Among those with moderate to severe TBI, the prevalence of PTSD varies widely and the validity of the diagnosis remains controversial.10 Bryant et al.4 reported that among 96 patients with severe TBI, 27% met DSM-III-R criteria for PTSD 6 months after injury. In contrast, three smaller studies of more severe TBI found PTSD to be infrequent8 or absent in their samples.11,12

Research in this area has been limited by modest sample sizes and the use of clinical, referral, or survey samples that may be biased toward a greater psychopathology.10 Several studies assessed PTSD symptoms at irregular periods and over a wide range of time post-injury. Studies have not assessed the potential impact of overlapping PTSD and TBI symptoms on PTSD prevalence rates. Information on psychiatric vulnerability or comorbidity has been absent or very limited.

For the present study, we examined the rates of PTSD symptoms during the first 6 months after injury in consecutive patients hospitalized with complicated-mild to severe TBI. Our primary research questions were: 1) What is the incidence, prevalence and natural history of meeting DSM-IV PTSD symptom criteria in this population? 2) Do factors found to be predictive of PTSD in other patient populations increase the risk of meeting PTSD symptom criteria in this population? These theoretical predictors include: female gender,13,14 little education,15,16 history of anxiety or depression,17 less severe brain injury,7,8 being assaulted,13 strong emotional reactions to the incident,18 and being under the influence of stimulant drugs.14 3) To what extent is meeting symptom criteria for PTSD associated with other current or past psychiatric disorders? 4) Are PTSD symptoms associated with significant psychosocial impairments or poor subjective health?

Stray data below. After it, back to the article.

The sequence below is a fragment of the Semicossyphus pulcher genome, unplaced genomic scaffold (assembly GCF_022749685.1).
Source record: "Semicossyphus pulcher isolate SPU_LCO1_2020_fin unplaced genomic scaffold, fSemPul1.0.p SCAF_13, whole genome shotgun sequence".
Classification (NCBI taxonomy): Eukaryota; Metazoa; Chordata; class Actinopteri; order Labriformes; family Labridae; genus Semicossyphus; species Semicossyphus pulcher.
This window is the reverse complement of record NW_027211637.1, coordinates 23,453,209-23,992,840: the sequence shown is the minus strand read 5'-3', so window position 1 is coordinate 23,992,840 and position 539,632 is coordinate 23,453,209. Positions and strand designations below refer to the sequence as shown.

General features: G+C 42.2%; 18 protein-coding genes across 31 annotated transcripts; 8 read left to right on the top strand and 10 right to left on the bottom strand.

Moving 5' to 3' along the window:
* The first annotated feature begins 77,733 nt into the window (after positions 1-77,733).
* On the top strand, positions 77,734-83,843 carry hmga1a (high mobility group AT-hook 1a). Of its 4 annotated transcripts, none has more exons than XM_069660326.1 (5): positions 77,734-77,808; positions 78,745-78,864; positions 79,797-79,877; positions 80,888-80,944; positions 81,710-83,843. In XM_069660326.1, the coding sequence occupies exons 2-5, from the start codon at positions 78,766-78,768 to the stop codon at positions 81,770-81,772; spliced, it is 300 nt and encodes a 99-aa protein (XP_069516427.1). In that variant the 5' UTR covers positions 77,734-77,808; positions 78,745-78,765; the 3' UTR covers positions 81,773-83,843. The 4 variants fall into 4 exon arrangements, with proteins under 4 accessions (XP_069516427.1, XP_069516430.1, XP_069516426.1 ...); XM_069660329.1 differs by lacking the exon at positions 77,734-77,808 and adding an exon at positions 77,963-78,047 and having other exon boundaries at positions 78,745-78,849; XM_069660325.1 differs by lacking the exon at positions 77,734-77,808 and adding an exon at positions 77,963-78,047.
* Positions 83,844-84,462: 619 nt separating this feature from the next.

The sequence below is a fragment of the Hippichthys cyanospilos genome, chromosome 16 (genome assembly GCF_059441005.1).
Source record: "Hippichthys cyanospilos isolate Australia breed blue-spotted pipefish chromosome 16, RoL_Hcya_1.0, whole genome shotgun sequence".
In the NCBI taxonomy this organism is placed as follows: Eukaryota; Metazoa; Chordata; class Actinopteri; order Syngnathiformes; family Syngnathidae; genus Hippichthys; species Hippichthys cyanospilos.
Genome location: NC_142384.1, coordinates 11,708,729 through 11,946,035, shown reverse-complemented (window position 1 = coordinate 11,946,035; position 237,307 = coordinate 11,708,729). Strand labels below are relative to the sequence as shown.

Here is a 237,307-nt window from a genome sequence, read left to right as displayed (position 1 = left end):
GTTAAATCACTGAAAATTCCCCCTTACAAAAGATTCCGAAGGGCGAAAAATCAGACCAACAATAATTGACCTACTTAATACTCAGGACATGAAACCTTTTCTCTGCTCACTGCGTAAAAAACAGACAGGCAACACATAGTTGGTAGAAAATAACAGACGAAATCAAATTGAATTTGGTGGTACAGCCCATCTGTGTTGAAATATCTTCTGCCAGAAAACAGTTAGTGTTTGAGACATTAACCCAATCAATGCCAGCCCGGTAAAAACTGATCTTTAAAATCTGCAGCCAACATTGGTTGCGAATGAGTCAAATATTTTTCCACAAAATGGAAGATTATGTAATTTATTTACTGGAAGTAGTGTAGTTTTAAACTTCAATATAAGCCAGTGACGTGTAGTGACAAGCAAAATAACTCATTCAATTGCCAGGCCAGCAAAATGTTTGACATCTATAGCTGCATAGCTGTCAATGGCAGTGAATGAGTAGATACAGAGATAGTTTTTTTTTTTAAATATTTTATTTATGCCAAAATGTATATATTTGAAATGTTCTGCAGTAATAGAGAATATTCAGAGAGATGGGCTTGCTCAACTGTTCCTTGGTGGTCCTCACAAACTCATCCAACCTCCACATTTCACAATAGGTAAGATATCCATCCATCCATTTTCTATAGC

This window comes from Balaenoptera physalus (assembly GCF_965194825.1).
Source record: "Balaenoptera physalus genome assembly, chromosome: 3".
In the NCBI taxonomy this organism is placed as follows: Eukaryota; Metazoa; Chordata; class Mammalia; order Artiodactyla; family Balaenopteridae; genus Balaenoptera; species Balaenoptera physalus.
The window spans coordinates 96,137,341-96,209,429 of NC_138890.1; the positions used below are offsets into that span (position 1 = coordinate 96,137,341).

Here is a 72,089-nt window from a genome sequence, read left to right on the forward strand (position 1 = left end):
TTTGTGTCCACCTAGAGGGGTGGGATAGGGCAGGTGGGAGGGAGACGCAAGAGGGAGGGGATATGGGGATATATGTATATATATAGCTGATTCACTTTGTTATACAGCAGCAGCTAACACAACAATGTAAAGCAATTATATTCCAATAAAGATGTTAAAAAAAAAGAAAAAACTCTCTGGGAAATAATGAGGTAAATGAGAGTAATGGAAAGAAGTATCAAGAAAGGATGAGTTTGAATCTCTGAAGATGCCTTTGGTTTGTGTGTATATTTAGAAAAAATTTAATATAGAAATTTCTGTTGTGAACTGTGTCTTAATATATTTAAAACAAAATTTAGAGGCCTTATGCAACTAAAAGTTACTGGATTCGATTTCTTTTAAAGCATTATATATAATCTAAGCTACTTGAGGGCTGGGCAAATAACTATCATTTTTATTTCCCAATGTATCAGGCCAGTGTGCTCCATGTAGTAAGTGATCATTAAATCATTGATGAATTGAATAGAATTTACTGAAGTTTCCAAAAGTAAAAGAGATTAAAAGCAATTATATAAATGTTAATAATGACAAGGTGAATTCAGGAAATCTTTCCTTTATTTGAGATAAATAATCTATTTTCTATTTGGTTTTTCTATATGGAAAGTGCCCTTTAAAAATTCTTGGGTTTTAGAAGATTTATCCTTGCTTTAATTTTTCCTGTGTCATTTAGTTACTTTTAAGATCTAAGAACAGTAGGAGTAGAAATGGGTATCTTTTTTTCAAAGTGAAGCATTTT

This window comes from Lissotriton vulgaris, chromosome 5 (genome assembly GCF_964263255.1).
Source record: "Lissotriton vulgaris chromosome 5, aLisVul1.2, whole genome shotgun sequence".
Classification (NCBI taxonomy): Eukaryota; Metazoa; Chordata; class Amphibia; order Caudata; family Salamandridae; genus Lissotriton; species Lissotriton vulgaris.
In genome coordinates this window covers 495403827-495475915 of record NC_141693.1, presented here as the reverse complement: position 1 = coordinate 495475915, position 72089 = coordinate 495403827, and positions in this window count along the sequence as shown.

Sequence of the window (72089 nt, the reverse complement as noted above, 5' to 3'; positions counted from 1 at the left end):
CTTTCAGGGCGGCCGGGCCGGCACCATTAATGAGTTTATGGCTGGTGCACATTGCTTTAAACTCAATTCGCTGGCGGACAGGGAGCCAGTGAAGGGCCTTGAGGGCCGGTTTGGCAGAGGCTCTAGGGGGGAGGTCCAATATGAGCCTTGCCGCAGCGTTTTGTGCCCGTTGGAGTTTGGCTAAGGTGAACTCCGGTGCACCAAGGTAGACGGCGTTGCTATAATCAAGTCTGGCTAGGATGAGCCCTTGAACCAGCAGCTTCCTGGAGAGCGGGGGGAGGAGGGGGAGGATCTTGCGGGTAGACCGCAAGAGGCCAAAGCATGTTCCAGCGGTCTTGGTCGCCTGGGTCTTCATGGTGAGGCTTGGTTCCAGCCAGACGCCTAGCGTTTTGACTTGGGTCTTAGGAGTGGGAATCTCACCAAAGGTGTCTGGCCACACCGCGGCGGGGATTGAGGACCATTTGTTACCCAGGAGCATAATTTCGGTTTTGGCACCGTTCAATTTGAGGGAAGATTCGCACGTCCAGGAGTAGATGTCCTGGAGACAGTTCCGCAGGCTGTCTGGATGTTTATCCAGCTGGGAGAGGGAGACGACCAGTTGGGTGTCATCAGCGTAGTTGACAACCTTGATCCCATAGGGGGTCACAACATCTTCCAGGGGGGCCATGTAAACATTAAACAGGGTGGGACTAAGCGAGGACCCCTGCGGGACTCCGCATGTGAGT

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Participants and Procedures

Patients with a traumatic brain injury were recruited from Harborview Medical Center, a Level I trauma hospital in Seattle, Wa. Subjects were hospitalized patients who sustained definite TBI as defined by radiological evidence of acute brain abnormality or lowest Glasgow Coma Scale (GCS) score less than or equal to 12 within the first 24 hours since admission. We did not include those with uncomplicated mild TBI (GCS 13—15 and no computed tomography [CT] abnormality) because of the considerable diagnostic unreliability in this population.19 Other inclusion criteria were: residing in King, Pierce, Kitsap, or Snohomish counties; being 18 years of age or older; and speaking English. Subjects were excluded based on homelessness, incarceration, a history of schizophrenia, or participation in an investigational drug study.